The question: can a poem be a sexual aggression? Or more precisely: can this, the above poem, by Swiss-Bolivian poet Eugen Gomringer be seen as a sexually aggressive poem & therefore condemned to be removed from the Berlin high school — the Alice-Salomon-Hochschule — where it has adorned a side-wall for a few years now?
Here’s the poem in my English translation:
avenues & flowers
flowers & women
avenues & women
avenues & flowers & women &
I remain gob-smacked: for a year now hundreds of newspaper articles & radio-interventions have dissected the aesthetic & ethical pros & cons of this little, rather harmless, 20-word poem. No poem has been more intensely & widely discussed in Germany in recent history — which may be the best part of this whole insanity. But a decision has now been taken: the school’s students’ representative committee has come to the conclusion that the poem smacks “unpleasantly” of sexual agression. And the poem will be removed & replaced with another poem (&, further decision, there will now be a new poem every 5 years — something that hadn’t been part of the initial idea).
Meanwhile Gomringer’s poem will be “remembered,” in that a commemorative plaque with the poem in Spanish, German & English will be affixed to the bottom of the wall. As the journalist Bendict Neff writes in the Neue Züricher Zeitung: “The Germans are masters of memorial-culture, this comes well to the fore concerning the Avenida-wall. The past is wiped out, but then a plaque will point to it. This process corresponds to the German capital: Berlin is a city without tradition, it is a city of recollections. (Berlin ist eine Stadt ohne Tradition, es ist eine Stadt der Erinnerung.)”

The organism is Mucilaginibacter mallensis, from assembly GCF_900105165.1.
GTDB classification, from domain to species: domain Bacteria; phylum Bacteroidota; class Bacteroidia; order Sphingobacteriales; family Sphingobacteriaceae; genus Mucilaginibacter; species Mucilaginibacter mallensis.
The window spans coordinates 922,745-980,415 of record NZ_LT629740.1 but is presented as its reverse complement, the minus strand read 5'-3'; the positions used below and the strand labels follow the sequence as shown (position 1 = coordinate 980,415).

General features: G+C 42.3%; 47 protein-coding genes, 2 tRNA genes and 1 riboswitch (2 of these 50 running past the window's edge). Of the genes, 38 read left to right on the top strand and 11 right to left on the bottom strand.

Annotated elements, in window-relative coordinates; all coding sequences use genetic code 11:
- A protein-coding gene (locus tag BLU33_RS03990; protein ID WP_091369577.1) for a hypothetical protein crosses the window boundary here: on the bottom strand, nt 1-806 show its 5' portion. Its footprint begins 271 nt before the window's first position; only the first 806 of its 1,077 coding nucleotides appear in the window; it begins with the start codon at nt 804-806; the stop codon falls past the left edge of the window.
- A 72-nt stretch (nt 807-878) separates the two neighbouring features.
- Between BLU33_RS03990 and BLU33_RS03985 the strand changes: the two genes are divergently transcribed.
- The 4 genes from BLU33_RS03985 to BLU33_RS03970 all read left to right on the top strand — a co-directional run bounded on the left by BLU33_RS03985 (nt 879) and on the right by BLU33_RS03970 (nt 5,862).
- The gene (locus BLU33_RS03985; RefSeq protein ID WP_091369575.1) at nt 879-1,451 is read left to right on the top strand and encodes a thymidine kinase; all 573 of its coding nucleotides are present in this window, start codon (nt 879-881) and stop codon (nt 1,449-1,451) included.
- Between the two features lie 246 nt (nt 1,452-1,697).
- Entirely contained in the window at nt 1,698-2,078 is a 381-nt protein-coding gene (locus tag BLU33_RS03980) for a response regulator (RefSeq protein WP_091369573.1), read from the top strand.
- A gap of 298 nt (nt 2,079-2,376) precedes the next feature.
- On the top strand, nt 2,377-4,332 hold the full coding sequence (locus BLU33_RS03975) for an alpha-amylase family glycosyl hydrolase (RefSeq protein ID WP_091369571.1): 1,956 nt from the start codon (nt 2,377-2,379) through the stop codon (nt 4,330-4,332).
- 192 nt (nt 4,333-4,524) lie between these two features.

Gomringer — who wrote the poem in 1950 & who is now 93 — commented on the whole affair: “To achieve such an effect with so few words, that has always been my aim.” His daughter, the poet Nora Gomringer, has meanwhile started a guerrilla action & wants posters & handouts of the poem to be distributed & glued everywhere. You can check this out at #avenidas and read her thoughts here. She has also suggested a sardonic improvement of the picture of the wall via a blinking neon heading that reads “Here once stood” above the poem (see below).
Addendum: My certainty about the silliness of the removal & wall-cleaning has been shaken by Nicole Peyrafitte’s, my wife’s, take: Nicole, after reading the poem carefully a few times, did come to the conclusion that the poem is insulting & demeaning to women, that it is but an old washed-up male romantic trope that associates “women” (a generalization) here with flowers and architectural matters, in effect dehumanizing them. A macho gaze, thus, that I was not able to recognize as such. Which is true: I did not read the poem that way, thought of it mainly as a minor lyrical statement of a somewhat classical Latin-American romantic facture. What was uppermost on my mind was the question of censorship.
Where I do agree with Nicole is that it is good that the poems on that school wall be changed, a new one put up every few years — actually there are so many good poems around that one a year would be better. The next wall-poem will be by Barbara Köhler — & I hope it will be from her book Neimands Frau (Nobody’s Woman) which tells the story of the Odyssey form the perspective of its female characters.